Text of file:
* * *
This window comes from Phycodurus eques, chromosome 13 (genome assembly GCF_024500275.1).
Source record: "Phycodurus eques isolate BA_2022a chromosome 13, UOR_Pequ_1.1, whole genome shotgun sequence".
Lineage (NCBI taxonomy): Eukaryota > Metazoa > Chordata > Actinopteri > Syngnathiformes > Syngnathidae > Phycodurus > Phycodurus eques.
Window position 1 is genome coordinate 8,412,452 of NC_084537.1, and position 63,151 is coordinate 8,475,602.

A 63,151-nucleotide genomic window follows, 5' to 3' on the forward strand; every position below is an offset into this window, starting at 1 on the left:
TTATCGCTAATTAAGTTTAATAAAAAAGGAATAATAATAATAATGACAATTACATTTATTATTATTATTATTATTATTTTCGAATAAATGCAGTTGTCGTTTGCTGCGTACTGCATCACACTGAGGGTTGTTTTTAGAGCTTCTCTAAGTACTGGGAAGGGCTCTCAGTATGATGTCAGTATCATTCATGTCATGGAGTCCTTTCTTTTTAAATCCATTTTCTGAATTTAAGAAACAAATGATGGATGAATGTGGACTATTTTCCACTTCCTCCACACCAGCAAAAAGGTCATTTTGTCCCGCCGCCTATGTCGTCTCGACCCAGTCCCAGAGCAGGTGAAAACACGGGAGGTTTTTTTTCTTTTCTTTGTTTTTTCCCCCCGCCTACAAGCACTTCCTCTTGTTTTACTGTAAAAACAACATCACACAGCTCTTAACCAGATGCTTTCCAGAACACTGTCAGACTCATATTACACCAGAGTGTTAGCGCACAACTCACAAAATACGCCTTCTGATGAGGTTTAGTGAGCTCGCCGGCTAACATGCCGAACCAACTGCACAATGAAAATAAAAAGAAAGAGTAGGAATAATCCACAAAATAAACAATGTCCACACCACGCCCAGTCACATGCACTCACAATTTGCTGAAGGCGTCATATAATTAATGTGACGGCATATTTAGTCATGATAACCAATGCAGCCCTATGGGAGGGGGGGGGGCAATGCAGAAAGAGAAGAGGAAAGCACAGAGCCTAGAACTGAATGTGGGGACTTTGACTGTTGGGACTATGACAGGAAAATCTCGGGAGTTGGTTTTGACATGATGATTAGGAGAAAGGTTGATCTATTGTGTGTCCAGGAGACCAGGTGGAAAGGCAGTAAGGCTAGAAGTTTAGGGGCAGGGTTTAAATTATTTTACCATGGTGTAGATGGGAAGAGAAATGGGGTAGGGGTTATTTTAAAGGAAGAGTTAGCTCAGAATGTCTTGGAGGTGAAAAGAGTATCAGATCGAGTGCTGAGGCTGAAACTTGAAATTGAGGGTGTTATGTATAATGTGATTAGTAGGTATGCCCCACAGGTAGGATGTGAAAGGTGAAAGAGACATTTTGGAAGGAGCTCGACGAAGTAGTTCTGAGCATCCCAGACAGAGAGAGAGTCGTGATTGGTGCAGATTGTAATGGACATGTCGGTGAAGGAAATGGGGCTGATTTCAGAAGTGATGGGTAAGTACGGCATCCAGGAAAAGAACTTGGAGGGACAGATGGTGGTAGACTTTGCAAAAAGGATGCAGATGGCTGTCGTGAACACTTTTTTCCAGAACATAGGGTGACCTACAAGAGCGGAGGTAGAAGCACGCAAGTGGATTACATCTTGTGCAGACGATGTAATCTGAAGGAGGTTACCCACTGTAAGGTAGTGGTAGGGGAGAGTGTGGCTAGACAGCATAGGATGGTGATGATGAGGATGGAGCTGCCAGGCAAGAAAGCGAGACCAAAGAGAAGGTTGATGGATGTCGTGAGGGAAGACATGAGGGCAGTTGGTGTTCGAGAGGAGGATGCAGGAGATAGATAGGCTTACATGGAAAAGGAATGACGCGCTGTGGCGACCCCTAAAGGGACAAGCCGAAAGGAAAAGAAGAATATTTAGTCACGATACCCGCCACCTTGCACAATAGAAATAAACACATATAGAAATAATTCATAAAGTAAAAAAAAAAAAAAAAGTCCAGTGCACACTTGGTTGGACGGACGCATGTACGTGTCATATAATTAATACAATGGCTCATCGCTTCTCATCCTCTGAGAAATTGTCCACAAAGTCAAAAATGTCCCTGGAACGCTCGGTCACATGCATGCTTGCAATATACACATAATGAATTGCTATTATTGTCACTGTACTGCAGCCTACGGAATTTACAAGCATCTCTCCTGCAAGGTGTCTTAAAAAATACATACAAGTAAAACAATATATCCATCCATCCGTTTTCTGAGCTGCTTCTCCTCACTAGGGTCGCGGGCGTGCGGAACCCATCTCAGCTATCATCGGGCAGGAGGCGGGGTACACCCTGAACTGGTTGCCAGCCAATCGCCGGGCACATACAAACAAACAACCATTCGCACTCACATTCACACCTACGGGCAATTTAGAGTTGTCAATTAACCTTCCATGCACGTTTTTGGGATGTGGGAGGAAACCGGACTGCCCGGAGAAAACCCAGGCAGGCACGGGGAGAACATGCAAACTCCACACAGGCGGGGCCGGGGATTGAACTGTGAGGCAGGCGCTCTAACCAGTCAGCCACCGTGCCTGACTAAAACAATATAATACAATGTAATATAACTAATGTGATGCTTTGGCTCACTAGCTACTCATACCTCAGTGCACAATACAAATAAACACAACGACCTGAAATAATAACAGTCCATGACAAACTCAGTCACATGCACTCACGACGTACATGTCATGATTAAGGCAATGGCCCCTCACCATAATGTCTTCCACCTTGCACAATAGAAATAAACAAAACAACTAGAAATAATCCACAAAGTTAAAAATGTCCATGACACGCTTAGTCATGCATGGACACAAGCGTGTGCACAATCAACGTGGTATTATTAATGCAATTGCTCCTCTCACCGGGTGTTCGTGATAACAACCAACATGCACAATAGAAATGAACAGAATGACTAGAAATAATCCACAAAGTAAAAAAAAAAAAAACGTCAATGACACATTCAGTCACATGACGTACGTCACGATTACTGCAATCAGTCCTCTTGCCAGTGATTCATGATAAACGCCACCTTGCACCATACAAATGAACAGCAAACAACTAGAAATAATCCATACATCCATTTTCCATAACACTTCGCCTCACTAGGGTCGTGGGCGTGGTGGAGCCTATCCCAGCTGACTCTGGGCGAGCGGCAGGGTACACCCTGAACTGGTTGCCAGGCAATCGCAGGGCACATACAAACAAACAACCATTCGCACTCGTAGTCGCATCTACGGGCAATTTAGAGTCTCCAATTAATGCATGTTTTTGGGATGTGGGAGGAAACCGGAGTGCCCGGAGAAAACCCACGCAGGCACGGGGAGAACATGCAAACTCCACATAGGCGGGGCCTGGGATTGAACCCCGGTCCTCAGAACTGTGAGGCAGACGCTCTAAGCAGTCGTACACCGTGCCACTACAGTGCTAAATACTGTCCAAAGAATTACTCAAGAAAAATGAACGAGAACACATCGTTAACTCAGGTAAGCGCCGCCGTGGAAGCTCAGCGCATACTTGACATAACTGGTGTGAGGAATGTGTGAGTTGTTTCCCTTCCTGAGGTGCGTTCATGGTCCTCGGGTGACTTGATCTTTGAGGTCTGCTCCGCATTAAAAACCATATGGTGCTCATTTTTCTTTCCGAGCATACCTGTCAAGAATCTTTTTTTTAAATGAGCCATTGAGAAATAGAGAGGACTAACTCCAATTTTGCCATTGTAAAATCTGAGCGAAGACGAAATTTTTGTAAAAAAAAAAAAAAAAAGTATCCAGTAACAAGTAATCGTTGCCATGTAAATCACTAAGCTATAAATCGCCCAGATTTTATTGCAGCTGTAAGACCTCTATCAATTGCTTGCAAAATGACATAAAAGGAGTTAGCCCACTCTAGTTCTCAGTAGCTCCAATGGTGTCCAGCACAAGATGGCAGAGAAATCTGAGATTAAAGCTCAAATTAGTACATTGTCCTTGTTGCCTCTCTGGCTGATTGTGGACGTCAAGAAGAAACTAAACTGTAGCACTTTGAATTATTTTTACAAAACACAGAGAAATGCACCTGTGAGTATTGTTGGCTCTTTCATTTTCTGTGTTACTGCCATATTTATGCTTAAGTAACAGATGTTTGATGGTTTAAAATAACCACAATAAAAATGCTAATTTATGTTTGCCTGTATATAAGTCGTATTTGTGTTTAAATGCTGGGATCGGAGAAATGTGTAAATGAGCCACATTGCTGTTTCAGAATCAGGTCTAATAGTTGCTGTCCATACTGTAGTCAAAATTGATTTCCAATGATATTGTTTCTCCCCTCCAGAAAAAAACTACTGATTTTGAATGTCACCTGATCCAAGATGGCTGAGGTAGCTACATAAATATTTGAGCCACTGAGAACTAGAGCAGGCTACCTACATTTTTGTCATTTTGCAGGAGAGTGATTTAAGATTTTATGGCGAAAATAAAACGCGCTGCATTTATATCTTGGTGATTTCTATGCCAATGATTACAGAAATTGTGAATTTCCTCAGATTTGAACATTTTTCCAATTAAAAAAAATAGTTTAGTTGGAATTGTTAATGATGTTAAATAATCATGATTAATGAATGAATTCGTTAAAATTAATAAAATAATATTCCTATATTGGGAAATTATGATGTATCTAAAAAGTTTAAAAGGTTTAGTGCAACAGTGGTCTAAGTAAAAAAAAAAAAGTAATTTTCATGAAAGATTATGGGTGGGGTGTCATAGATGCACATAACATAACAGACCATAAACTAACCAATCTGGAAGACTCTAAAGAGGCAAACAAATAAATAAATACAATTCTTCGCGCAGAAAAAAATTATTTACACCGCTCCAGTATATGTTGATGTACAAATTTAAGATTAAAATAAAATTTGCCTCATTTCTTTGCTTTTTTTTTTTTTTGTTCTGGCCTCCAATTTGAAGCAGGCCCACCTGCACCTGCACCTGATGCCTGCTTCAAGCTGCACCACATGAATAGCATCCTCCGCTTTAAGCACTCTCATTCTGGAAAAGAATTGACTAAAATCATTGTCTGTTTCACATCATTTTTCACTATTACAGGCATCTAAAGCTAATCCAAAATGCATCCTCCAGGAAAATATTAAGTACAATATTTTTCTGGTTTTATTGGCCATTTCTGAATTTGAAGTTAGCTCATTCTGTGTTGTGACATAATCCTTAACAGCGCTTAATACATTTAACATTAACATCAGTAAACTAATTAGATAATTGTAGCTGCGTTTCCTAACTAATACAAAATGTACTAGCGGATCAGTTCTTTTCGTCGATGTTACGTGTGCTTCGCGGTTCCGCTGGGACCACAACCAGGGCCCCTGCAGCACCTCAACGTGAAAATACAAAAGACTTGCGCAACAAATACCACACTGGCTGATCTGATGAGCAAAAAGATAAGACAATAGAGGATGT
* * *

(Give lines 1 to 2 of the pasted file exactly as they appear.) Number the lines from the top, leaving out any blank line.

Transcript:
This window comes from Phycodurus eques, chromosome 13 (genome assembly GCF_024500275.1).
Source record: "Phycodurus eques isolate BA_2022a chromosome 13, UOR_Pequ_1.1, whole genome shotgun sequence".